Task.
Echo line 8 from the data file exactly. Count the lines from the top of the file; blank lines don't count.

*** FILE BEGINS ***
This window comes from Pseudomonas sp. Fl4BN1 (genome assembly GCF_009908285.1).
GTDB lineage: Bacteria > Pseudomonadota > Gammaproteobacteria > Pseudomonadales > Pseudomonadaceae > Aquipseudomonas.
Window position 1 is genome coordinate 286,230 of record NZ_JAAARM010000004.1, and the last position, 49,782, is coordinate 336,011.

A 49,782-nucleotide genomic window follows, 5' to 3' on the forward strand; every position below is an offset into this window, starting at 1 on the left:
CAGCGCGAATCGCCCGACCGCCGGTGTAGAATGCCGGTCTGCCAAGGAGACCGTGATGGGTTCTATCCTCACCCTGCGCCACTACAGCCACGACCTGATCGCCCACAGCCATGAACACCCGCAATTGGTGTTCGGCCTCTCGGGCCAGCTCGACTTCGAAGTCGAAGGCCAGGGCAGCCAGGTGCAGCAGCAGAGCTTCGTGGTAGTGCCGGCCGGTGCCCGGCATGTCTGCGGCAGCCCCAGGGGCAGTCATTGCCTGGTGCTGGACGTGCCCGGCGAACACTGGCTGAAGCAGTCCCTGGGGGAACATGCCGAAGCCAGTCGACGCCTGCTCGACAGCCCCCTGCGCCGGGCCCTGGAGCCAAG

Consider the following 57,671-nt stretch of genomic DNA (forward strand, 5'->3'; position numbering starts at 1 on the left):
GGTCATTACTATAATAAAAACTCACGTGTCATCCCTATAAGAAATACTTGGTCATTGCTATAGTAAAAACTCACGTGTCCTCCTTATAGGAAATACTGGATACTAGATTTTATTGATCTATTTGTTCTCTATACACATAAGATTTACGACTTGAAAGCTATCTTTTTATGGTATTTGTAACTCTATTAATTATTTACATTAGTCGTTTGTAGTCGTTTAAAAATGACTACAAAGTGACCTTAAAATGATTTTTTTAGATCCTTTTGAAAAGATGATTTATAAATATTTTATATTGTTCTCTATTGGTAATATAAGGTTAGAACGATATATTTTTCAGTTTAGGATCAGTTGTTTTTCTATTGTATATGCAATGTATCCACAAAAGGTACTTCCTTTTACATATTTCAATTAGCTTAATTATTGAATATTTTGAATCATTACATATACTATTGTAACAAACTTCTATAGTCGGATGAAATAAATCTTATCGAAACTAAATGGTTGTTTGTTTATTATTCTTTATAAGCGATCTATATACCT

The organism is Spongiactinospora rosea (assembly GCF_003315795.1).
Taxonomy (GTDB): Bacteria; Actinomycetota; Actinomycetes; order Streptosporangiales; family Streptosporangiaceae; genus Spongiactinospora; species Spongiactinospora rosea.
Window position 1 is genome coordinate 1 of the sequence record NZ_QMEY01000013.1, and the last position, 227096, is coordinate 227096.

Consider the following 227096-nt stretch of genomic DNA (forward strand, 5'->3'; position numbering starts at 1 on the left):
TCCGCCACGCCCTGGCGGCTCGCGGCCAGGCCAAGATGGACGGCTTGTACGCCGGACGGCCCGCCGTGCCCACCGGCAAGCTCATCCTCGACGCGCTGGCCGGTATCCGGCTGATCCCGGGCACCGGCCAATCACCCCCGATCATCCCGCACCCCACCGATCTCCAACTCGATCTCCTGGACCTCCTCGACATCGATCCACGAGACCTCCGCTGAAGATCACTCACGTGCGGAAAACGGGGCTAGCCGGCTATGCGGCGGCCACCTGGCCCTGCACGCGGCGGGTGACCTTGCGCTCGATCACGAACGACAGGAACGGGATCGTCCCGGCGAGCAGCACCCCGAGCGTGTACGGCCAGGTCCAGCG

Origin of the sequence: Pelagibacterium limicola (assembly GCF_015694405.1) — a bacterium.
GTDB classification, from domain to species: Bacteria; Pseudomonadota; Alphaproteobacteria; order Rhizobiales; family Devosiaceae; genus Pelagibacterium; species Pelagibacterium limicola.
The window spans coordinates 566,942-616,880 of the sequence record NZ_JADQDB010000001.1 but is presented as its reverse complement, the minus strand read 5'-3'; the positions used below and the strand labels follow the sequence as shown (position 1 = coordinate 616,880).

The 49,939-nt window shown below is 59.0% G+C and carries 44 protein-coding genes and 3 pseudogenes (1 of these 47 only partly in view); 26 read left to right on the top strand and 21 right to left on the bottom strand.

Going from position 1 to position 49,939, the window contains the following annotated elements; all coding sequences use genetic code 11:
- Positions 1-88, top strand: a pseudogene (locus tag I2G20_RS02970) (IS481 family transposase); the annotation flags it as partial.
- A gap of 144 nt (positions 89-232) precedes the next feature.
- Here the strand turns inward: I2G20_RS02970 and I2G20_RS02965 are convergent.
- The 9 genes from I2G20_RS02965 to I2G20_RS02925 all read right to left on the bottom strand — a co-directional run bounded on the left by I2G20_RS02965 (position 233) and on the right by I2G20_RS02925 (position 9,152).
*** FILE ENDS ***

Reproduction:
The organism is Spongiactinospora rosea (assembly GCF_003315795.1).